With its 2021 performance cancelled just days before it was to go on, Peggy Polias’s Lacuna will finally receive its premiere with the Canberra Symphony Orchestra (CSO) next week.

It feels like closure, in a way, to see the hard work come to fruition and to have some certainty after the upheaval of the pandemic,” Polias tells Limelight“On the other hand, there is the feeling that a door is opening, that the sounds will get their first airing and the score will finally exist in the wider world as music.”

Peggy Polias

Peggy Polias. Photo supplied

Polias’s work is one of two world premieres to be presented in Heart-space on 16 May, performed by the CSO Chamber Ensemble and soprano Amy Moore. With Ella MacensA Love Worth Fighting For, James Henry’s Heart Like Snow and a new work from Michael Bakrnč​ev, the program is an all-Australian exploration of “love, loss and longing”.

Lacuna means a devoid space, a gap where something is missing. Polias’s work fixes its gaze on Sappho’s “beautiful” Fragment 96 –  lines of which have been lost to time as a result of the degradation of the papyrus on which they were written.

“I have worked quite a bit with ancient texts and mythological motifs, and increasingly the medium of the surviving document has become something important to reflect on, along with the meaning of the text,” explains Polas. “Sappho’s poem is preoccupied with memory and longing, which is particularly powerful given the fragmentary nature of the papyrus that holds the surviving text.”

“Rather than attempt to reconstruct the missing words, I really wanted to honour the fragmentary nature of this and other surviving works of Sappho.”

Translating this into music, Polias has the “musical texture echo the integrity of the poem”. Where the text is better preserved, Polias drives the music with melody with all of the feeling of a tsifteteli (a Greek folk belly dance). Where the papyrus is damaged or missing, the accompaniment becomes more abstract and timbral.

“I really love to intertwine words with music, and not just when the musical forces include a voice,” Polias says. “Sometimes in an instrumental ensemble context, I ask players to hum, sing or speak in the score. At other times, I use words to inform the structures of a composition but the text remains unheard – a ‘song without words’. As a composer, I am usually most driven to create works that are strongly illuminated by extramusical concepts, ideas or sensations, and a framework of text and meaning often helps to realise this.”

Michael Bakrnčev. Photo © Julian Dolman

Fellow composer Michael Bakrnč​ev’s stumbled upon the text for his own world premiere work in quite an unconventional way.

After “semi-aggressive” ads for it kept popping up for him – courtesy of ‘the algorithm’ – Bakrnč​ev made the decision to attend his first ever sci-fi poetry slam at the State Library of Victoria. “It made perfect sense as a composer, in the endless pursuit of inspiration,” he tells Limelight.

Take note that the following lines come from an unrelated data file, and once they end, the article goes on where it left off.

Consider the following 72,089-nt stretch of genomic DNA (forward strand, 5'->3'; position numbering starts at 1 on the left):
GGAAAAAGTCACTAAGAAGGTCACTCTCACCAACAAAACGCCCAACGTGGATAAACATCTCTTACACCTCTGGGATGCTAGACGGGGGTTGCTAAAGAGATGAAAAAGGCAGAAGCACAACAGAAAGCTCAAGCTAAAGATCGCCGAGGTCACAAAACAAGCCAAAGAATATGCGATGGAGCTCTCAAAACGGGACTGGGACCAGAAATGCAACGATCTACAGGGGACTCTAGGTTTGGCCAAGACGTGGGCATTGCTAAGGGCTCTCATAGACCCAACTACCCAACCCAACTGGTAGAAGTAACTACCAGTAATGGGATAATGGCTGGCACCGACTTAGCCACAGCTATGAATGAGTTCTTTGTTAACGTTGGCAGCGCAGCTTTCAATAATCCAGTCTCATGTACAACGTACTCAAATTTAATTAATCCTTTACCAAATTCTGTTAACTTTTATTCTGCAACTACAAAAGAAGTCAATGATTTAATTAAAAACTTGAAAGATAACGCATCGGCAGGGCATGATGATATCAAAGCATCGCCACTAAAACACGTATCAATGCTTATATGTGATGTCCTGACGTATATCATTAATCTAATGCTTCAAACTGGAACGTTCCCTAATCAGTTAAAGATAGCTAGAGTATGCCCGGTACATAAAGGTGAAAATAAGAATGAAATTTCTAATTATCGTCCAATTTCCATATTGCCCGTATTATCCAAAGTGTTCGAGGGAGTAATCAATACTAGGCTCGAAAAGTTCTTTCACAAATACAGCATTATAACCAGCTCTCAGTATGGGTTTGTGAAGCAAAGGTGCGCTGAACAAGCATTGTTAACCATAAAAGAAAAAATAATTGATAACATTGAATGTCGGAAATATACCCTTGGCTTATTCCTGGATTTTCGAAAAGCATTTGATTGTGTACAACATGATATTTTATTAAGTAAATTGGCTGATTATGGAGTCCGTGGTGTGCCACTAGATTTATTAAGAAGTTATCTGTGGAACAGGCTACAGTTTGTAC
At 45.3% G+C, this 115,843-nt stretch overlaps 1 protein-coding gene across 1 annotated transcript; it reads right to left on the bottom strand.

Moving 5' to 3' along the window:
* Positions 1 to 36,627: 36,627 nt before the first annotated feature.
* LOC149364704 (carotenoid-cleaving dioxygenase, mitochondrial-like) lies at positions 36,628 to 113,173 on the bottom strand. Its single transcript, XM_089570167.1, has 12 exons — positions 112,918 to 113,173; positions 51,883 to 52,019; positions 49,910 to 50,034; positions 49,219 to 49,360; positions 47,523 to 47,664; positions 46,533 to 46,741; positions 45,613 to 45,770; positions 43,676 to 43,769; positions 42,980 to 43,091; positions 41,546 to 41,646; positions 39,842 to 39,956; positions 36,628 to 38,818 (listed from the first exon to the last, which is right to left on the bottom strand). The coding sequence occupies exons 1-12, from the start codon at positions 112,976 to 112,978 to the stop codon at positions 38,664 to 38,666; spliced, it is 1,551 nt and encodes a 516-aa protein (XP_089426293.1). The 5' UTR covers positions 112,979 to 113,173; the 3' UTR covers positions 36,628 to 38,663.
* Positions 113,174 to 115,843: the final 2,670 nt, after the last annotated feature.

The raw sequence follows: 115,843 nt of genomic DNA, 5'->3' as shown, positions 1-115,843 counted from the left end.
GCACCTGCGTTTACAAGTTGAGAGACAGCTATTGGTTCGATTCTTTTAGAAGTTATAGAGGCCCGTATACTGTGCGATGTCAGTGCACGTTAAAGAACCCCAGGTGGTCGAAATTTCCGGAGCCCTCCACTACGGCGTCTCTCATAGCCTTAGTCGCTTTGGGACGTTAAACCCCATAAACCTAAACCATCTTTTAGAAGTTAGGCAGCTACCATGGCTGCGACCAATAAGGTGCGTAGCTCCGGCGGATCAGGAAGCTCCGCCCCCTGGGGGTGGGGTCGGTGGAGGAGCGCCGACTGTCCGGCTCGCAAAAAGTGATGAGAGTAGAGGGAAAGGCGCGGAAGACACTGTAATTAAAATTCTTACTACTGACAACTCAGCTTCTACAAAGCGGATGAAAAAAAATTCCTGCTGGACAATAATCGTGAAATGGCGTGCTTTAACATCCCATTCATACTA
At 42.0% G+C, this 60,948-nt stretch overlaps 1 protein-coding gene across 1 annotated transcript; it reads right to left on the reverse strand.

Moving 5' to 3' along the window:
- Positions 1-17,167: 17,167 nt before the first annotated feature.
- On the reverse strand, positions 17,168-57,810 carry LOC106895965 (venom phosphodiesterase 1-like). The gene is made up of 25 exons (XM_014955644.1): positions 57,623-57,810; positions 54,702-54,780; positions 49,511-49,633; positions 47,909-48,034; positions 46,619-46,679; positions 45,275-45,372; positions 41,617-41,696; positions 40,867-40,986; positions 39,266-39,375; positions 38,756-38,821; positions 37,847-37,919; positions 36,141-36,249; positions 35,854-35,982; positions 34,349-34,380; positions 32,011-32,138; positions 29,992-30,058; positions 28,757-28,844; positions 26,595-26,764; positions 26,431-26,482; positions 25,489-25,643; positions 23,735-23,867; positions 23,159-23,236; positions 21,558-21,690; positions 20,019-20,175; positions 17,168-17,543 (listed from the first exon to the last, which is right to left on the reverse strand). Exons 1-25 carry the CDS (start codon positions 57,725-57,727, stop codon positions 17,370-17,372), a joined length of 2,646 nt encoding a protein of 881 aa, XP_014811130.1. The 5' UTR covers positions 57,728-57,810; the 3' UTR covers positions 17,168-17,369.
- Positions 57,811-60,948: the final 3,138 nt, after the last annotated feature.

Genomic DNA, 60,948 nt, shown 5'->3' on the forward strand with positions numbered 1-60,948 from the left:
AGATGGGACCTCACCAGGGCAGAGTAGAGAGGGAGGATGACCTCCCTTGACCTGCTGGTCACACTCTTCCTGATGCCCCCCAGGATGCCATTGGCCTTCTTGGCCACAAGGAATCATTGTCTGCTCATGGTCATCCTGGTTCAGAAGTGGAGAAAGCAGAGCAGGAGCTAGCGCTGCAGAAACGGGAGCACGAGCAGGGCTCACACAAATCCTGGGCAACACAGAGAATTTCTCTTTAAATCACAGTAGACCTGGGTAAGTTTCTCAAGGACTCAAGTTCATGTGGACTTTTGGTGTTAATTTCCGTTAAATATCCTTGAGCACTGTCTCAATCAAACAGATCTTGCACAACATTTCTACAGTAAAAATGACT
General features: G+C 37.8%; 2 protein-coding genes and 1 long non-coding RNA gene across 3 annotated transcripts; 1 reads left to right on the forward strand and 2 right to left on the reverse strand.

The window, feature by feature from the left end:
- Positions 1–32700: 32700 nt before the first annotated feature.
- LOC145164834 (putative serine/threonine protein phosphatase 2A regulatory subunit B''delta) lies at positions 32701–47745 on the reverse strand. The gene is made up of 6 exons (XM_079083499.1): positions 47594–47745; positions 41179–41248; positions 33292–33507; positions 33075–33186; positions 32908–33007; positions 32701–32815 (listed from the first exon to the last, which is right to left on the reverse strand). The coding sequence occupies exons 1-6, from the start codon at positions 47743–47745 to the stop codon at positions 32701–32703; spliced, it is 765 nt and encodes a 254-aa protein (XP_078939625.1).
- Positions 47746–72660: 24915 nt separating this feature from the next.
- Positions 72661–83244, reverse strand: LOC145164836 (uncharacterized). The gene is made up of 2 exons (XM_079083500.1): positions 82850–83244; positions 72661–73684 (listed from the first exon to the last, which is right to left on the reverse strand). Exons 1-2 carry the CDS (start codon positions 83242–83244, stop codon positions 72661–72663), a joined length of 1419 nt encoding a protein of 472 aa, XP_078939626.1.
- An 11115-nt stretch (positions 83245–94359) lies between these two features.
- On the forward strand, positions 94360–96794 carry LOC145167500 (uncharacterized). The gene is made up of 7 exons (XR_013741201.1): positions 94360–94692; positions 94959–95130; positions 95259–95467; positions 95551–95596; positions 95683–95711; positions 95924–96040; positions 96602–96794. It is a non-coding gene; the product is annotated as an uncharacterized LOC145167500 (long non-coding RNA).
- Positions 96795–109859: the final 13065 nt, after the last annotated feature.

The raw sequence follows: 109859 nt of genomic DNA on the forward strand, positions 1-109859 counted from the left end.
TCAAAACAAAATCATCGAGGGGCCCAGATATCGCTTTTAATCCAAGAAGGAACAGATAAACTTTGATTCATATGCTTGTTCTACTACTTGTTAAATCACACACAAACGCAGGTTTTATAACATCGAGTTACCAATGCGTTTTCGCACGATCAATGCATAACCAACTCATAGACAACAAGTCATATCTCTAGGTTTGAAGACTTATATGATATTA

The slam hosted a table a “gloriously chaotic smattering” of sci-fi works by Australian authors.
Bakrnč​ev’s attention was caught by a “slim and unassuming” poetry collection written by Rhodes Scholar and Melbourne-based author Lisa Gorton.

The Storm Glass is unlike any other poetry I have read in recent years,” he says. “There is a surreal quality, an environmental ebb and flow about the work that hooked me in from the first time I read it. Like other poems in the book, it is shrouded in a veil of mystery and yet provides me with a sense of warmth, comfort, nostalgia and familiarity that unfolds with every sentence, each more graceful than the last. Setting her words that have had such a profound hold over me, was inevitable.”

An email from CSO came a few months later, and for Bakrnč​ev, it was the “perfect opportunity” to set the text to music. The brief was to compose a work for oboe, string quartet, piano and soprano. Already in “string quartet mode” after the completion of his first string quartet, he began to explore the rich world of French Romanticism and Neo-Impressionism, whose composers used this ensemble “to great effect”.

“What naturally came to me was a Neo-Romantic inspired piece, that opens with an oboe melody supported by harmonically lush, moody and very warm-toned strings. Directly from my heart, my aim was to honour Storm Glass, as she deserves the attention of the public and the very best of my abilities as a composer.

Bakrnč​ev’s process of “taking a chance, searching for inspiration in the most unlikely of places and choosing to lean into ‘the algorithm’” has led to the spark of a series of different works, including a series of piano works titled Naarm Etudes to be premiered by Alex Raineri next year.

Compositionally, Bakrnčev is moved by the idea that music “ought to be like showing people the most private and intimate page out of your personal diary”.

“If I bare my soul, people will connect with my music on a much deeper and genuine level,” he says. “I reflect on composition a great deal. In fact, when my wife and I were dating she once remarked that ‘there sure is a lot of room for music in that head of yours, but not much else…’ and I would argue that after 10 years, three children and a pandemic, it remains (satisfactorily) true to this day.”

The Canberra Symphony Orchestra presents Heart-Space at the National Museum of Australia, 16 May.

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